The Truffle Story

The Truffle Story

Truffles are believed to have first emerged onto the tables of Sumerians around 1600-1700 B.C.

The origin of the word truffle is thought to come from the Latin term tuber meaning “swelling” or “lump.”

The name evolved to become “tufer” and the word was adopted across Europe.

Truffles are often referred to as “diamonds” and are highly coveted by gourmands, chefs, and foodies alike.

Fresh black truffles are one of the most highly sought after commodities and as such, are widely counterfeited and stolen. Security checks are ramped up at airports during peak shipping times to and from certain destinations as well as conducting random spot checks for cars during the peak foraging season.

Truffles are part of the mushroom family. They grow in the wild throughout Europe, deep beneath the roots of majestic elm, oak, chestnut, hazelnut, and poplar trees, depending on the region.

Truffles are very difficult to find and as such, truffle hunters use specially trained dogs to seek them out. It is these dogs that will spread their spores rather than the wind. Cultivating truffles is extremely difficult as they are entirely dependent on the perfect microclimate.

The winter season is thought to produce the best truffles as the conditions are often the most conducive to growth, neither too warm nor too cold.

The Black Winter Truffle (tuber melanosporun) also known as the Perigord truffle, is native to Southern Europe and the second most expensive truffle to purchase.

The growing season runs between December and March but hit their peak in January and February when the aroma and flavors are the strongest. They require well-drained soil and as such, can be found growing on hillsides in a humid microclimate averaging 6 degrees.

The Black Winter Truffle has a robust veiny flesh with a blackish purple coloring and emanates the strongest aroma of all black truffles with hints of cocoa, earth, and tannins.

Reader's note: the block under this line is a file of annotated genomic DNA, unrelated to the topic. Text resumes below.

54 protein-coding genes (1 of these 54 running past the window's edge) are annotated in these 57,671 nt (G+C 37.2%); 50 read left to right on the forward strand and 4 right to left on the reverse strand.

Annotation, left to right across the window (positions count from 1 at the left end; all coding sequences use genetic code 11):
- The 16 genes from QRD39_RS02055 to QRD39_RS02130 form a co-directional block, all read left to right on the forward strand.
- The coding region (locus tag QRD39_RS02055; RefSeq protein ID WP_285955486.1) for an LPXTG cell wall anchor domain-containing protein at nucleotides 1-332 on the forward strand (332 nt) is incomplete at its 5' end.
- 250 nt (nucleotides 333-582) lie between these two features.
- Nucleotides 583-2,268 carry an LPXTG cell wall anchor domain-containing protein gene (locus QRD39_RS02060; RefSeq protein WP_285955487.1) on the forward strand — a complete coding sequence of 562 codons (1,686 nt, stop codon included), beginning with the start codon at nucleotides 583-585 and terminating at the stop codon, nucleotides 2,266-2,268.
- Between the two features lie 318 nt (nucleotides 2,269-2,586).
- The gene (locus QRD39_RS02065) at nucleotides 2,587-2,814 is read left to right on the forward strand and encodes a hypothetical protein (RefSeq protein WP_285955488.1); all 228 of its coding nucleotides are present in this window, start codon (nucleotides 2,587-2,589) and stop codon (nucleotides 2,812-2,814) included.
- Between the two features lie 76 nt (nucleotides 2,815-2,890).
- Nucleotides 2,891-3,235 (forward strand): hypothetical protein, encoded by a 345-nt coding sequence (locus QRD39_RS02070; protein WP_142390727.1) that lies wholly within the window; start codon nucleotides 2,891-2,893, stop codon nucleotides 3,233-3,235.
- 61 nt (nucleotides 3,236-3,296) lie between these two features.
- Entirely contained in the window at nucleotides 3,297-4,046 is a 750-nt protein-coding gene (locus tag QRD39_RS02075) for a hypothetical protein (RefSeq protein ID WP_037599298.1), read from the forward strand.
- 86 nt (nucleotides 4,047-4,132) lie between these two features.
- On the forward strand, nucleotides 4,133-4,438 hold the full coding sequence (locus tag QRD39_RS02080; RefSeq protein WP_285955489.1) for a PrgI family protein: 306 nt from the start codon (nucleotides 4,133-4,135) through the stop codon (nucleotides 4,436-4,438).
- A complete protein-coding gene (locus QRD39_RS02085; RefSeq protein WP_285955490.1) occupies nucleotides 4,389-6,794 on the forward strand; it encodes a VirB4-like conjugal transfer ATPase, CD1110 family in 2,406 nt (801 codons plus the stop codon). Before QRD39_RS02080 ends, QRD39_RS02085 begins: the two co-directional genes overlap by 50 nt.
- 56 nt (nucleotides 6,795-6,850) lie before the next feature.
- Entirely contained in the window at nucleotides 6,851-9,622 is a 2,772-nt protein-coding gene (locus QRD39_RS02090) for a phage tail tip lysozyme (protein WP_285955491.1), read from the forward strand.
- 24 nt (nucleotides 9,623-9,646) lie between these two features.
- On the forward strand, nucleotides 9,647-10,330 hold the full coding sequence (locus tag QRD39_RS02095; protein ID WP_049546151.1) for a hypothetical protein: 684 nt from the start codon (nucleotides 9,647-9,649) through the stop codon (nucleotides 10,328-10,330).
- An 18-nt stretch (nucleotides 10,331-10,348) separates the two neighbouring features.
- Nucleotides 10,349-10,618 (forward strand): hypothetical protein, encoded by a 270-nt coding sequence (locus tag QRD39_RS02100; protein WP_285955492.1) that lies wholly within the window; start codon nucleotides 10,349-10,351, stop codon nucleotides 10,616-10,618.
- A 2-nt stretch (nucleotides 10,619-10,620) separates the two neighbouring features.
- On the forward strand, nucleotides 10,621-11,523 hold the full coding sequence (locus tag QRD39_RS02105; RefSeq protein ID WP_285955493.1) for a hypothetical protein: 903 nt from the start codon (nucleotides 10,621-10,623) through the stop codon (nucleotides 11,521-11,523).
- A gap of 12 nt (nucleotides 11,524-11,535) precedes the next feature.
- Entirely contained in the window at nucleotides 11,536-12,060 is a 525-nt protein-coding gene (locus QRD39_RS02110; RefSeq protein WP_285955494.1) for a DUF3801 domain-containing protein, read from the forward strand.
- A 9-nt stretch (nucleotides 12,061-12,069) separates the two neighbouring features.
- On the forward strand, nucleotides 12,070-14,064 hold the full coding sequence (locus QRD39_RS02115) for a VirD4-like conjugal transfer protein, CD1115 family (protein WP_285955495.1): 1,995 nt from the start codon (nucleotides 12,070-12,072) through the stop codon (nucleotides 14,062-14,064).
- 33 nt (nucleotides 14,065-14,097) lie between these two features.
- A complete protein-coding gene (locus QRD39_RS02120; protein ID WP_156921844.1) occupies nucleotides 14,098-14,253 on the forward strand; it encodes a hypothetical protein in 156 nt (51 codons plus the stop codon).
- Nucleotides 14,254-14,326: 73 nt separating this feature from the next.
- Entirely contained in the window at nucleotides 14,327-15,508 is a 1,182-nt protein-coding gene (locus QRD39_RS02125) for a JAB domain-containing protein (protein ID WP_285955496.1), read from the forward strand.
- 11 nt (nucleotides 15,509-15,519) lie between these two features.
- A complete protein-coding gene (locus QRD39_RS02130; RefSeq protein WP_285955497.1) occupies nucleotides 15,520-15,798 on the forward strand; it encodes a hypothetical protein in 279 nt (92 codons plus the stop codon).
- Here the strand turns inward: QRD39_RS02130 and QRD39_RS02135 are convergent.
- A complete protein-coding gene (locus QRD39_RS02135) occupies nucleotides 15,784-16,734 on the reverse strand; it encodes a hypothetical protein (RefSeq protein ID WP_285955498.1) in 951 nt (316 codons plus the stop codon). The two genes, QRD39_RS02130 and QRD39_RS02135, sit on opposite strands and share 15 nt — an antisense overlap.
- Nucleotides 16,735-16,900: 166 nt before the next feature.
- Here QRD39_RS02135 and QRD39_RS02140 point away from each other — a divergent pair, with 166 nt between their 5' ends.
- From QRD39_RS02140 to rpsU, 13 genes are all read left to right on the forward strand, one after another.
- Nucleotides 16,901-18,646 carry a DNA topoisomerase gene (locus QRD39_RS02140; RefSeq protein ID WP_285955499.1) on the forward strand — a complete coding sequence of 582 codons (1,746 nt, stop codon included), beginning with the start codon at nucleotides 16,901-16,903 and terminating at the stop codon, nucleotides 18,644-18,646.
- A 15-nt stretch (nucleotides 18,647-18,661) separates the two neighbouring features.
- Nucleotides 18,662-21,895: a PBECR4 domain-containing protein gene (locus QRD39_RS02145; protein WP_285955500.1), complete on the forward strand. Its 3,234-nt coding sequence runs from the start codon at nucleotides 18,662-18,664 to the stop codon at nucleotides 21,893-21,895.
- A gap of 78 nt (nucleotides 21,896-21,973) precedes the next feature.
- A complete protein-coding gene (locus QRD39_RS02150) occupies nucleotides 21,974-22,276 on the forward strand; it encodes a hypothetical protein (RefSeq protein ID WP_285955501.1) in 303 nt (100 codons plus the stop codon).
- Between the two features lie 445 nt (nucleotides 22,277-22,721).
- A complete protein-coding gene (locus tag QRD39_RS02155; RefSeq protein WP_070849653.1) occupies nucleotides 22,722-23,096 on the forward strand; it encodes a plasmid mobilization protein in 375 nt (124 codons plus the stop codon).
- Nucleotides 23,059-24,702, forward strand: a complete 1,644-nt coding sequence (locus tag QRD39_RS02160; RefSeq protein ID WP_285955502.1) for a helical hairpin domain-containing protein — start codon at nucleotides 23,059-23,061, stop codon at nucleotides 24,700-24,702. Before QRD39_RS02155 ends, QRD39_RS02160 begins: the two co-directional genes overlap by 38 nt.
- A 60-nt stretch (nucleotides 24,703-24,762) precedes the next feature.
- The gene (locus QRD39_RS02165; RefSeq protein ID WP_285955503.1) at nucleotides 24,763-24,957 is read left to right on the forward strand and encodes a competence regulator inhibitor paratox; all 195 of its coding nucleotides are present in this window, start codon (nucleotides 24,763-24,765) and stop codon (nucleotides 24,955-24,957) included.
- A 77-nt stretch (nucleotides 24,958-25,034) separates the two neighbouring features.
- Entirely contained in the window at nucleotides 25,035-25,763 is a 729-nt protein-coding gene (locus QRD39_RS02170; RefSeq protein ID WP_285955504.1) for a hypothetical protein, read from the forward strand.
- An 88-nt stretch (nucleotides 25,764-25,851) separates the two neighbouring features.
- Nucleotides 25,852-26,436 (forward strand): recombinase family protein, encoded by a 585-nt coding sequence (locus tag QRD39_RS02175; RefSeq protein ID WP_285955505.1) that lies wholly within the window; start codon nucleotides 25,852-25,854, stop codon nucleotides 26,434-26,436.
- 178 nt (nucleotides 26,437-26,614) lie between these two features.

The Black Summer Truffle (Tuber aestivum) is a mild truffle especially common in Eastern Europe from May to September.

The truffle is black with a pale flesh ranging from cream to grey as the truffle matures. It exudes a more delicate flavor than the black winter truffle, one of hazelnut and caramelized cream. It has a firm crunchy texture and bites.

White Truffles (tuber magnatum) aka “White Diamonds,” are the most expensive and sought after fresh truffle. They are extremely difficult to procure as they only grow around the roots of certain trees and require a particular climate in which to thrive.

They like a chalky soil, rich in calcium with a specific ph level native to Europe. The growing season is typically from September to December but they peak in October and November.

The White Truffle is the most fragrant and flavorful of all truffles but once opened, dehydrates the quickest of all truffles as a result of the quick release of gases. It is these exact gases that give this truffle its exquisite flavors. White Truffles should almost always be shaved raw on top of dishes.

Burgundy Truffles (Tuber uncinatum) grow more widely than any other truffle between September to December and span across Central and North Europe.

They have pointy shaped bumps around the entire truffle resembling rough bark and taste nutty with hints of earth. They are prized for their gastronomic qualities in Europe where they are very abundant.

Until next time!

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